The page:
How Can Partners Support Each Other Throughout a Pregnancy?
You and your partner are excited to have a baby and there are many things to think about. While you are pregnant, a huge part of your worry and attention is around managing your type 1 diabetes (T1D) to have a health pregnancy. Having the support and help of your partner can help (and relieve some stress). Often partners want to support you but don’t know how to or what to do unless you actually discuss it with them. Here are some ways you and your partner can take on pregnancy and type 1 diabetes together:
- Practice open communication: It’s natural for your partner to be concerned about the challenges type 1 diabetes brings to a pregnancy. Try to be open to discussing your concerns and listening to your partner’s worries. Open communication, where you actively listen to one another (by reflecting back what the other person said) is an important part of any relationship to make sure you are on the same page (especially when you raise a child together).
- Get support: Make sure your partner understands what support you need. You have to ask your partner for what you need or what would be helpful to you. Often loved ones try to help but unintentionally aggravate us or do something unhelpful. So, asking for what you need is important. Partners want to help but they just need to know how! It may be helpful for them to attend some of your diabetes appointments to understand how your diabetes management is changing and how they can be helpful. You don’t need to do this alone! Growing a human inside you and managing your ever-changing diabetes needs is a full-time job…so get support!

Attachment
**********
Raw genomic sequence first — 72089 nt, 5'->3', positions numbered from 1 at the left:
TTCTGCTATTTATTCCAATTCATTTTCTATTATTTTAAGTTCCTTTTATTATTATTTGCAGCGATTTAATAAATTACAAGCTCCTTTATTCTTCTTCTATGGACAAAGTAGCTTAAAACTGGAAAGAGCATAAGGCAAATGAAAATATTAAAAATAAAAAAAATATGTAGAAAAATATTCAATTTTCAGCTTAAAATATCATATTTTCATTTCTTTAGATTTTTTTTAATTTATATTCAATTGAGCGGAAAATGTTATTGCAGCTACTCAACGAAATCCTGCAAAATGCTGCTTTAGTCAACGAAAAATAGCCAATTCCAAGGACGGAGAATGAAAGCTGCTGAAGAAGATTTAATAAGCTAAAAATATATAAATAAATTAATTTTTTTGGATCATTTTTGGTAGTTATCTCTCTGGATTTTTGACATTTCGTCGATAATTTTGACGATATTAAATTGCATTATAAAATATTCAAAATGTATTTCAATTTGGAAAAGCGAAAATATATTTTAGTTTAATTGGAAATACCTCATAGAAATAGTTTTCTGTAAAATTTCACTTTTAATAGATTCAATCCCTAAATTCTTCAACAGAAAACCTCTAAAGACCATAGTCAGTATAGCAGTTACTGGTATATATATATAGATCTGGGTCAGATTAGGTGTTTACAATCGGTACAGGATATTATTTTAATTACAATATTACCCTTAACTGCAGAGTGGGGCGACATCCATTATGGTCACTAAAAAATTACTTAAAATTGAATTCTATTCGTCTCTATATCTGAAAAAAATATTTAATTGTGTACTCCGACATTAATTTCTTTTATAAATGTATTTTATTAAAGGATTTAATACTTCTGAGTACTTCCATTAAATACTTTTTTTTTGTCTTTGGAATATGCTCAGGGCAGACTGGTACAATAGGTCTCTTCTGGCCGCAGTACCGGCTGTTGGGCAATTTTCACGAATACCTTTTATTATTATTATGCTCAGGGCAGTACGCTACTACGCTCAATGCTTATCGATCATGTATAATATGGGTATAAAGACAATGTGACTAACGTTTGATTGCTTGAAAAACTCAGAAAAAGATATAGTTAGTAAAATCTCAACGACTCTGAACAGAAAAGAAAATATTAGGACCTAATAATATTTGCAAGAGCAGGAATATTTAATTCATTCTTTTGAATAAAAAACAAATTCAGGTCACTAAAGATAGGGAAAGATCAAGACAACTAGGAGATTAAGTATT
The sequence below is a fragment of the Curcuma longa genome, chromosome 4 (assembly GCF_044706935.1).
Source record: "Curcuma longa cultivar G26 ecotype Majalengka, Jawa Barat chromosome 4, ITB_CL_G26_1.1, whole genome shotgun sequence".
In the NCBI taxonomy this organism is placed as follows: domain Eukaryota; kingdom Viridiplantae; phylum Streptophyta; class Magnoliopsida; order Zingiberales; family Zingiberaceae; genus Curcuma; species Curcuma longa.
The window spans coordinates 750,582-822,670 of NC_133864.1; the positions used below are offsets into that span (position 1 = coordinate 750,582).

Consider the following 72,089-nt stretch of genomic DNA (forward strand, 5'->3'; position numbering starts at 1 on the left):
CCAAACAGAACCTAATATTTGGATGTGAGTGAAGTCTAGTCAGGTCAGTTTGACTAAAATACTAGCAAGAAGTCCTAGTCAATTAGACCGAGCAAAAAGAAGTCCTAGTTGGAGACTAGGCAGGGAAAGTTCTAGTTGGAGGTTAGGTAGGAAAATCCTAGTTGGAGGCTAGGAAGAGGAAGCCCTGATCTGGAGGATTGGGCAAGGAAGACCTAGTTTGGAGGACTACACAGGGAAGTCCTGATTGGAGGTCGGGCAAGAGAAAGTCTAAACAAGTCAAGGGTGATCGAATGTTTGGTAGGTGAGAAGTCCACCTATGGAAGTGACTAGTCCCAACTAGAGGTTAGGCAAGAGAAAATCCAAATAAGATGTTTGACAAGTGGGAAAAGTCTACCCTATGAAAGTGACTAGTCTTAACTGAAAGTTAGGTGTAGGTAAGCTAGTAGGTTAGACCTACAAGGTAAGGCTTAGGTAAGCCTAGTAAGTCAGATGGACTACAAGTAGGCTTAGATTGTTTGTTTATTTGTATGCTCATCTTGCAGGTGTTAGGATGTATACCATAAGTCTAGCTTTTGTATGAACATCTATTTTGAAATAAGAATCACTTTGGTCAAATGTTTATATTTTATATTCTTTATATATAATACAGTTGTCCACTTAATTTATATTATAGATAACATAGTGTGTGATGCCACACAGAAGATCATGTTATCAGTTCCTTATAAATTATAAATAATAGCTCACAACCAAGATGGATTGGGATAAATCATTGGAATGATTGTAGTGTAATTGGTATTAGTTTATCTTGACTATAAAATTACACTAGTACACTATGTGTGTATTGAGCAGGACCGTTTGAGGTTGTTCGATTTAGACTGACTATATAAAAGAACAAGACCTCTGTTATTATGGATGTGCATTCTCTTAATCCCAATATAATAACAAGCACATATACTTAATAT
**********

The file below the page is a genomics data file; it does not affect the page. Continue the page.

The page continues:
- Prepare your partner for emergencies: Low blood sugars can happen more frequently during pregnancy due to the lower target blood sugar goals recommended during pregnancy and the ever-changing insulin requirements. Your partner should know what to do in an emergency – how to and when to administer glucagon as well as how to treat mild lows. It would be good for them to have low treatment at hand (glucose tabs, candy without fat such as skittles or gummy candy, or juice) in case you need it when having a low blood sugar.
- Paternity and maternity leave: Some employers offer paternity leave for fathers, and maternity leave for mothers in same-sex relationships. Talk to your respective employers to find out what options are available (paid and unpaid) to you and your family. Some families take their time off together, while others stagger their days. Explore all leave options and find the most effective way to collectively use your time off.
- Have fun: Don’t let your worries about type 1 diabetes overpower the excitement and fun of having a baby. Stay positive and remember to enjoy this experience with one another!
If you and your partner can find ways to support one another through pregnancy, it can be so much more enjoyable for both of you. This advice can be a great foundation for you and your partner to build on as you figure out the best ways to communicate and care for each other throughout pregnancy with T1D and parenthood. You can join TypeOneNation to connect with other couples who have going through pregnancies with type 1 diabetes.